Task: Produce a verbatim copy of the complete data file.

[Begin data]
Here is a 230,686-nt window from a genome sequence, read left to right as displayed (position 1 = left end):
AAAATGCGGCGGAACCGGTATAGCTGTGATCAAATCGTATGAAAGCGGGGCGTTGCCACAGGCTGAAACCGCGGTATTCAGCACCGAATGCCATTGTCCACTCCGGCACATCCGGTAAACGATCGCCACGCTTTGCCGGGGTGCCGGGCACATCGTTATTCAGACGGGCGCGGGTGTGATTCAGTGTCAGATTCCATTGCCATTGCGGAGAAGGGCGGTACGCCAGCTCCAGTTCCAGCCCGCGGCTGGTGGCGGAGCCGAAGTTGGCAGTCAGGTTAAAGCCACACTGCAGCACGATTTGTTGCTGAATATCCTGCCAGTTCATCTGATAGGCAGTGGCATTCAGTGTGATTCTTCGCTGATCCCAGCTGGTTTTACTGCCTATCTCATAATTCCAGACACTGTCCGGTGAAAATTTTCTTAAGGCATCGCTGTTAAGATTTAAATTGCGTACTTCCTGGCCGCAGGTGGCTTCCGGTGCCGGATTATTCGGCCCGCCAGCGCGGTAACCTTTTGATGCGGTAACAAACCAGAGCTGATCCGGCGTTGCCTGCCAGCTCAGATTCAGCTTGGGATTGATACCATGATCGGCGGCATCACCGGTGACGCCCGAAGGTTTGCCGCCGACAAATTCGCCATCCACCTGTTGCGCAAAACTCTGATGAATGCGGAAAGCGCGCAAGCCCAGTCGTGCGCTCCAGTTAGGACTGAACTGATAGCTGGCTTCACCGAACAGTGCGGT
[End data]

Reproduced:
Here is a 230,686-nt window from a genome sequence, read left to right as displayed (position 1 = left end):
AAAATGCGGCGGAACCGGTATAGCTGTGATCAAATCGTATGAAAGCGGGGCGTTGCCACAGGCTGAAACCGCGGTATTCAGCACCGAATGCCATTGTCCACTCCGGCACATCCGGTAAACGATCGCCACGCTTTGCCGGGGTGCCGGGCACATCGTTATTCAGACGGGCGCGGGTGTGATTCAGTGTCAGATTCCATTGCCATTGCGGAGAAGGGCGGTACGCCAGCTCCAGTTCCAGCCCGCGGCTGGTGGCGGAGCCGAAGTTGGCAGTCAGGTTAAAGCCACACTGCAGCACGATTTGTTGCTGAATATCCTGCCAGTTCATCTGATAGGCAGTGGCATTCAGTGTGATTCTTCGCTGATCCCAGCTGGTTTTACTGCCTATCTCATAATTCCAGACACTGTCCGGTGAAAATTTTCTTAAGGCATCGCTGTTAAGATTTAAATTGCGTACTTCCTGGCCGCAGGTGGCTTCCGGTGCCGGATTATTCGGCCCGCCAGCGCGGTAACCTTTTGATGCGGTAACAAACCAGAGCTGATCCGGCGTTGCCTGCCAGCTCAGATTCAGCTTGGGATTGATACCATGATCGGCGGCATCACCGGTGACGCCCGAAGGTTTGCCGCCGACAAATTCGCCATCCACCTGTTGCGCAAAACTCTGATGAATGCGGAAAGCGCGCAAGCCCAGTCGTGCGCTCCAGTTAGGACTGAACTGATAGCTGGCTTCACCGAACAGTGCGGT